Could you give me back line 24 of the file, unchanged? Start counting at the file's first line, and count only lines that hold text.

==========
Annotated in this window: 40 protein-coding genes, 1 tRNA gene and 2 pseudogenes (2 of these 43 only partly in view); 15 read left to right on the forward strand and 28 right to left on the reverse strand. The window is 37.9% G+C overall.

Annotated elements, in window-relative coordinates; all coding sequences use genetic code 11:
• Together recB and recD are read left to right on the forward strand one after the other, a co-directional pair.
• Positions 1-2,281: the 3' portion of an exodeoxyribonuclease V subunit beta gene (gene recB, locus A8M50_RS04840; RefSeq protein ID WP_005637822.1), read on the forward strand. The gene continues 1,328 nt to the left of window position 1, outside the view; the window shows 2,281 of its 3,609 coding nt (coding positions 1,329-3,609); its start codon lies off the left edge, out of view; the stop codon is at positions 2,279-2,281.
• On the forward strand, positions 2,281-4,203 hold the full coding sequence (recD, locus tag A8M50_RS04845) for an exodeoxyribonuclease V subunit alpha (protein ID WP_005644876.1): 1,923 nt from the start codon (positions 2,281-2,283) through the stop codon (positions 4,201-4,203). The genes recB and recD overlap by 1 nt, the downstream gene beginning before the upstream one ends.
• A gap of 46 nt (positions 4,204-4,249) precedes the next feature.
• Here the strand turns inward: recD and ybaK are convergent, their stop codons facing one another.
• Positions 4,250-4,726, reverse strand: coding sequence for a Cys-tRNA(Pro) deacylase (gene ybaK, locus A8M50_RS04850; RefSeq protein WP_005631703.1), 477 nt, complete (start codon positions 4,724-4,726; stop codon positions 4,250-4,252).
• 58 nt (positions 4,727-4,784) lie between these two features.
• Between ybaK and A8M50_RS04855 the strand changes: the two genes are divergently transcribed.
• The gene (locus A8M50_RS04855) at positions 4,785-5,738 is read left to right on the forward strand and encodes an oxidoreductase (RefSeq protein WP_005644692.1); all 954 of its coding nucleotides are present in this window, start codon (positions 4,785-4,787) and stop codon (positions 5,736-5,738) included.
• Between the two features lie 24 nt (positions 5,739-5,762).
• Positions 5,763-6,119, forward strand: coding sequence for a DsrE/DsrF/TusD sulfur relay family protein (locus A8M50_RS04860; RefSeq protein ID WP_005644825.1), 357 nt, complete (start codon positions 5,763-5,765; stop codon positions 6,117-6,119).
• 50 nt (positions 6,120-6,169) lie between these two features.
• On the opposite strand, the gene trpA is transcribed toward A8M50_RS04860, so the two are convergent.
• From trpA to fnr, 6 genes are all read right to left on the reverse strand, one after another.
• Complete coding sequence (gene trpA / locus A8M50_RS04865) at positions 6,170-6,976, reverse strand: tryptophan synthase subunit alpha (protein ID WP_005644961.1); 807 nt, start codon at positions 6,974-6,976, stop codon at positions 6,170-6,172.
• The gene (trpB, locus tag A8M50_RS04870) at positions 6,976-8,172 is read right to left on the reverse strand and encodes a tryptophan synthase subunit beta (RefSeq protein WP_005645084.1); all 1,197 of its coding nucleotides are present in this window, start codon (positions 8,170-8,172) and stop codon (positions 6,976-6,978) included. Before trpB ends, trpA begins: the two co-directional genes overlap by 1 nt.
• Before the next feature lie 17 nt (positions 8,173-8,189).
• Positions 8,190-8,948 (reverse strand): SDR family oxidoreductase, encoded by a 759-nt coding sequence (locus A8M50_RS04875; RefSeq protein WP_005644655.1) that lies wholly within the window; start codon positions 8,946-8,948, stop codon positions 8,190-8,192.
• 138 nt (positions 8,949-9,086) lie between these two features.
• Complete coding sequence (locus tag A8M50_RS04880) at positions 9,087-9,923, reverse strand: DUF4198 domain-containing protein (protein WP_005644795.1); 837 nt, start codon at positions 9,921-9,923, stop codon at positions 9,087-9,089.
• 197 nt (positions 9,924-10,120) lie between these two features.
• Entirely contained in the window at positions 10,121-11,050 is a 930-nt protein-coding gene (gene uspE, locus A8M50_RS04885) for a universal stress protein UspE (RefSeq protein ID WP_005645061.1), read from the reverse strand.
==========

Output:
• Entirely contained in the window at positions 10,121-11,050 is a 930-nt protein-coding gene (gene uspE, locus A8M50_RS04885) for a universal stress protein UspE (RefSeq protein ID WP_005645061.1), read from the reverse strand.